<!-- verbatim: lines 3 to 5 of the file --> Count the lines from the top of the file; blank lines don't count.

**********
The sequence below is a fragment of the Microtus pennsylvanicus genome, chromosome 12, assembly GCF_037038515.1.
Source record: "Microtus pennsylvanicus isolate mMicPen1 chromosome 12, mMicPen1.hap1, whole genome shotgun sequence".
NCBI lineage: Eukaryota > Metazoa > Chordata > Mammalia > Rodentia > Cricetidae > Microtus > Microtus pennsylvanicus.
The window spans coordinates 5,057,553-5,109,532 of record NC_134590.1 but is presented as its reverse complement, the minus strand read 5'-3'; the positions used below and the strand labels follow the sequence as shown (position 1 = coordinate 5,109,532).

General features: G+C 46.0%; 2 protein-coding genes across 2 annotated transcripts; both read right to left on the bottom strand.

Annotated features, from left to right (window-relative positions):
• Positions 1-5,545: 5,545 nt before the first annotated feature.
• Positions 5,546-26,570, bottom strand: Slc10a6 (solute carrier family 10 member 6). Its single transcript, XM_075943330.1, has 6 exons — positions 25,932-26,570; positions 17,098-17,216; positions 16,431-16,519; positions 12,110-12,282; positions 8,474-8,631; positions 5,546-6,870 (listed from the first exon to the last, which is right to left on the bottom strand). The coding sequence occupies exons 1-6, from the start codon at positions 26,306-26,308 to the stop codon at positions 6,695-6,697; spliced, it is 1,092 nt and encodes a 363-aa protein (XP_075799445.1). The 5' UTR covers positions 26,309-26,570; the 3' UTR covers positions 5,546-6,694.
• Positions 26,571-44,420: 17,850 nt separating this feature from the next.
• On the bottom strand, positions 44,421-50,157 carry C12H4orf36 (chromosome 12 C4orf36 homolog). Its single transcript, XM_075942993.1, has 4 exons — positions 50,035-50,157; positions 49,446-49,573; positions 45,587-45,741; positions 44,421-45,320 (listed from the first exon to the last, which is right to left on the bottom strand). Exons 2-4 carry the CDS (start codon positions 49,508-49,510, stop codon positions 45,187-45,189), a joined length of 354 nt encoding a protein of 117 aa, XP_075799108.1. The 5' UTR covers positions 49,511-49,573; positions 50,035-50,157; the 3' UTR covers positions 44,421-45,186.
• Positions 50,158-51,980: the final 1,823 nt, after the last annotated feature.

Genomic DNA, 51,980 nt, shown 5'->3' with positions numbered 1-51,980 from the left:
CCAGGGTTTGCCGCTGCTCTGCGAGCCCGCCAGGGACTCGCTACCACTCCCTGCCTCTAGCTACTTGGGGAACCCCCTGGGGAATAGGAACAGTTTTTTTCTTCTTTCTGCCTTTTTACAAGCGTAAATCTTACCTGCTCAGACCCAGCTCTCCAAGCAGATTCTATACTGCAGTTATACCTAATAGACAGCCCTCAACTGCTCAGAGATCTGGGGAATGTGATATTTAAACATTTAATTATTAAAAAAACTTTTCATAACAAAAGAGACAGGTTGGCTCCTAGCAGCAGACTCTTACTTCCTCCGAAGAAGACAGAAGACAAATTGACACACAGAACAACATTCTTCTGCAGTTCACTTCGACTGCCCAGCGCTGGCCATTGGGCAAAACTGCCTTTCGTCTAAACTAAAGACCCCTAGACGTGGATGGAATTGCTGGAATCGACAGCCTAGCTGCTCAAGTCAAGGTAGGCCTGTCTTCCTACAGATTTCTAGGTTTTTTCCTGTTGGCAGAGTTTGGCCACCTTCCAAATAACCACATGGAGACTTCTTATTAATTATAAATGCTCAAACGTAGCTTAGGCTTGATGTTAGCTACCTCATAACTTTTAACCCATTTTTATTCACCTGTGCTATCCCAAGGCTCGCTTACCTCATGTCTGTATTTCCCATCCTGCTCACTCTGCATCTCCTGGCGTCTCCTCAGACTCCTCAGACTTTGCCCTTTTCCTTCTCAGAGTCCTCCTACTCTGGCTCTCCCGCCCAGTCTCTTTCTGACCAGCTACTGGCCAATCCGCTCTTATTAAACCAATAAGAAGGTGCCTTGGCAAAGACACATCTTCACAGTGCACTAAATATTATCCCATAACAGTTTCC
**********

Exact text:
NCBI lineage: Eukaryota > Metazoa > Chordata > Mammalia > Rodentia > Cricetidae > Microtus > Microtus pennsylvanicus.
The window spans coordinates 5,057,553-5,109,532 of record NC_134590.1 but is presented as its reverse complement, the minus strand read 5'-3'; the positions used below and the strand labels follow the sequence as shown (position 1 = coordinate 5,109,532).

General features: G+C 46.0%; 2 protein-coding genes across 2 annotated transcripts; both read right to left on the bottom strand.